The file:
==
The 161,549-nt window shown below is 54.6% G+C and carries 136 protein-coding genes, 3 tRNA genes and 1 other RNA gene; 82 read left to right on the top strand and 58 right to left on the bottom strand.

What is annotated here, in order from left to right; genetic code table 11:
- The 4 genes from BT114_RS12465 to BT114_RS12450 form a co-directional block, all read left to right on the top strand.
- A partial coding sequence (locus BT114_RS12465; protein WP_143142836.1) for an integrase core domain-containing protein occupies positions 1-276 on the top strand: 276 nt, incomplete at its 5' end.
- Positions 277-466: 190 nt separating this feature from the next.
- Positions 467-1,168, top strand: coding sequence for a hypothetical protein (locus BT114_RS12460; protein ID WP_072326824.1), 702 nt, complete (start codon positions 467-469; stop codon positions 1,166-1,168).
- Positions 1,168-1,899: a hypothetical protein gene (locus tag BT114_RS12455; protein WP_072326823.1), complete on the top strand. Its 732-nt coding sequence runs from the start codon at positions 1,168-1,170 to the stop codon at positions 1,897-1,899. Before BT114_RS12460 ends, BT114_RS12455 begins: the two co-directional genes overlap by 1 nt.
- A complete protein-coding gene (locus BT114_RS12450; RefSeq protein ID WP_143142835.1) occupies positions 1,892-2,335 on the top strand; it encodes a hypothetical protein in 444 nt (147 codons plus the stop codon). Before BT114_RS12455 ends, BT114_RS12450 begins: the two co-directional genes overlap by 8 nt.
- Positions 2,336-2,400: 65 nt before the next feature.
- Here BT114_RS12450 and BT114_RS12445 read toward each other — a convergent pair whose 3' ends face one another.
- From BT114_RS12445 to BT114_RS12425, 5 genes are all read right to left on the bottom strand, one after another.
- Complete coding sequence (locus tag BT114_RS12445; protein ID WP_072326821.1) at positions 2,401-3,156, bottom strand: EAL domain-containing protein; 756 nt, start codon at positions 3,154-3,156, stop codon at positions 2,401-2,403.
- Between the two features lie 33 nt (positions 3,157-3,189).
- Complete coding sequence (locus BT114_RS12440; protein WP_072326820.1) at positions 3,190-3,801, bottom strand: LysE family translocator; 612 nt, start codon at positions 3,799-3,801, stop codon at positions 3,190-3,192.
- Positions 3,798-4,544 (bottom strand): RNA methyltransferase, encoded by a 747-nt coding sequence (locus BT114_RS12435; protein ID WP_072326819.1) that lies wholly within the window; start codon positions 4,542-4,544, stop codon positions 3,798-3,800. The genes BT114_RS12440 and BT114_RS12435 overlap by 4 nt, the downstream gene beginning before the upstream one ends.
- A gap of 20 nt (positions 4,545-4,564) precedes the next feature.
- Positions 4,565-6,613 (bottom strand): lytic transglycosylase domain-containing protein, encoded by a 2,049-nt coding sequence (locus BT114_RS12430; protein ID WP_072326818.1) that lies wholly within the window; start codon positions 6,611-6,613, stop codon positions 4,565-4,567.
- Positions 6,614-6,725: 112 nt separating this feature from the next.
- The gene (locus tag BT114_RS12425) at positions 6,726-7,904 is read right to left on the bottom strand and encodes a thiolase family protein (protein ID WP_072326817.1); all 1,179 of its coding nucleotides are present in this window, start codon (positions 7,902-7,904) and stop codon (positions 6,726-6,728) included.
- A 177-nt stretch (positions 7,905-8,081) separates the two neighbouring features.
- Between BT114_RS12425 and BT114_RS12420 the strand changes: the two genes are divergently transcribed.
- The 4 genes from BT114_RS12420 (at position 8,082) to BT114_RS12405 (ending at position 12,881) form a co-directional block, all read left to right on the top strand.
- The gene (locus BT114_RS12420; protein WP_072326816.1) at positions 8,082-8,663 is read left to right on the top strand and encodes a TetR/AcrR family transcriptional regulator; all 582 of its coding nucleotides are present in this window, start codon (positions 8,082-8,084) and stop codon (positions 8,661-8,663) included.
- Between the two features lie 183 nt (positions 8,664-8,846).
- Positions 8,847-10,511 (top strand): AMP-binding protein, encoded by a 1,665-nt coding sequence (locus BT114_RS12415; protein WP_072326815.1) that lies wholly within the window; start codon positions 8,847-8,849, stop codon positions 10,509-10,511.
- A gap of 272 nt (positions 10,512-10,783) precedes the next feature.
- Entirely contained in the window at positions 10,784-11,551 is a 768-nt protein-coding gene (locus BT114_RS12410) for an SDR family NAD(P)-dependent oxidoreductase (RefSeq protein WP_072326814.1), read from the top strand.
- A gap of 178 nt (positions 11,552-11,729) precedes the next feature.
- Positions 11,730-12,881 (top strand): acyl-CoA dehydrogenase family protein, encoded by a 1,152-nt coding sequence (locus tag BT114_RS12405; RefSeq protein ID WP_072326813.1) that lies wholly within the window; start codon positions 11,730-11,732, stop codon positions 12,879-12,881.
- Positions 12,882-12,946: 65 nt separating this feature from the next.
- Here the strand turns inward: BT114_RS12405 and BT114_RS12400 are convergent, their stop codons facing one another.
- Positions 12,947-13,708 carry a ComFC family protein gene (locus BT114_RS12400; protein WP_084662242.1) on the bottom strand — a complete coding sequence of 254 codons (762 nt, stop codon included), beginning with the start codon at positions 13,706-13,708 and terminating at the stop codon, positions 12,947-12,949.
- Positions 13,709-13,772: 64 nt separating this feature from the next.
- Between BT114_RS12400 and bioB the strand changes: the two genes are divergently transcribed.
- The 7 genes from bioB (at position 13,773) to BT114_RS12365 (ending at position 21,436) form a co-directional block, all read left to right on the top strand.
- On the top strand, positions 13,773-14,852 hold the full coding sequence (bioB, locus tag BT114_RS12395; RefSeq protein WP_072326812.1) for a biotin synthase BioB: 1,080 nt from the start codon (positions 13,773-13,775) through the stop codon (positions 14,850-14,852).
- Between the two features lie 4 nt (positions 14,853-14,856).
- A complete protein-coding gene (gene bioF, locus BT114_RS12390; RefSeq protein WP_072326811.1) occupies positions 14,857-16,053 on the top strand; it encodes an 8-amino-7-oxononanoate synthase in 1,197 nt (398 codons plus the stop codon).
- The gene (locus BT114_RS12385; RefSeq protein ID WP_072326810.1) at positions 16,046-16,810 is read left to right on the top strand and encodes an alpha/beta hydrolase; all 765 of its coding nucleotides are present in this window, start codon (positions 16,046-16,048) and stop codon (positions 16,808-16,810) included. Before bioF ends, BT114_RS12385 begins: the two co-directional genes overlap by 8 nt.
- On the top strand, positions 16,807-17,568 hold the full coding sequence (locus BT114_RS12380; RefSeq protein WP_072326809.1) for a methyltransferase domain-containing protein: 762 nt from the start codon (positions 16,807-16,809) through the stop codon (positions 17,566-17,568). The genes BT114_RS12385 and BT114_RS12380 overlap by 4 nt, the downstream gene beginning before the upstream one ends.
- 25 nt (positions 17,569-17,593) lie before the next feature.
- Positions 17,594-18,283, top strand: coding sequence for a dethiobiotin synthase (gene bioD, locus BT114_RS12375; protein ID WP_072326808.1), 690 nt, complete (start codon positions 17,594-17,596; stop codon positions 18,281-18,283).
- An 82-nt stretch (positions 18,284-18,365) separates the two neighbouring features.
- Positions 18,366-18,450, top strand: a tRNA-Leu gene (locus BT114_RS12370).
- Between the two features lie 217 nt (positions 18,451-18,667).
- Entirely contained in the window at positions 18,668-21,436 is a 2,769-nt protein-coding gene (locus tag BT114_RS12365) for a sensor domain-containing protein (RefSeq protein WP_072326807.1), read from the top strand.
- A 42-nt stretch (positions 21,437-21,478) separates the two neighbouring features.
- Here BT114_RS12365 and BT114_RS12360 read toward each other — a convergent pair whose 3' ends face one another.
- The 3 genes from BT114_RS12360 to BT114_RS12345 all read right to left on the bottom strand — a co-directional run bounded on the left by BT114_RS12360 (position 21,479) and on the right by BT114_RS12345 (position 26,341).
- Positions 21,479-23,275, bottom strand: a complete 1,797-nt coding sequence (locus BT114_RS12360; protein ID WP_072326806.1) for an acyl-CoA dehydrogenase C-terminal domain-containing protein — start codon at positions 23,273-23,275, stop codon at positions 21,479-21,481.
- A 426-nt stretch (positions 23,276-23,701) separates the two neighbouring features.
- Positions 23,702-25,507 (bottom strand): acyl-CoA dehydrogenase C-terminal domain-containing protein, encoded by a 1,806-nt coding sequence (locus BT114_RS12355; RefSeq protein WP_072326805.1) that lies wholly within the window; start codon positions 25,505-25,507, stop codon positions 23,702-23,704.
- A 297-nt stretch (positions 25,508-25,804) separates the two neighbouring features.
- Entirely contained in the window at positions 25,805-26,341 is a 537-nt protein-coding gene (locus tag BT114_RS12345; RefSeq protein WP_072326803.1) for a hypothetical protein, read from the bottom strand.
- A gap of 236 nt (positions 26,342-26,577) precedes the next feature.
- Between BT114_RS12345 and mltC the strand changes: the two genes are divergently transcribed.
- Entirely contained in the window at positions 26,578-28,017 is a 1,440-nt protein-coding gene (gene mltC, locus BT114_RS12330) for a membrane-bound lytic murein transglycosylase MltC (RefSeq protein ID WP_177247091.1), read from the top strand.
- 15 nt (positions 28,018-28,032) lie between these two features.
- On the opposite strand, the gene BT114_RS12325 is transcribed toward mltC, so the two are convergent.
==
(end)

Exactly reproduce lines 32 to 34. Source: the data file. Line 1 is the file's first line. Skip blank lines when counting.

- Positions 12,947-13,708 carry a ComFC family protein gene (locus BT114_RS12400; protein WP_084662242.1) on the bottom strand — a complete coding sequence of 254 codons (762 nt, stop codon included), beginning with the start codon at positions 13,706-13,708 and terminating at the stop codon, positions 12,947-12,949.
- Positions 13,709-13,772: 64 nt separating this feature from the next.
- Between BT114_RS12400 and bioB the strand changes: the two genes are divergently transcribed.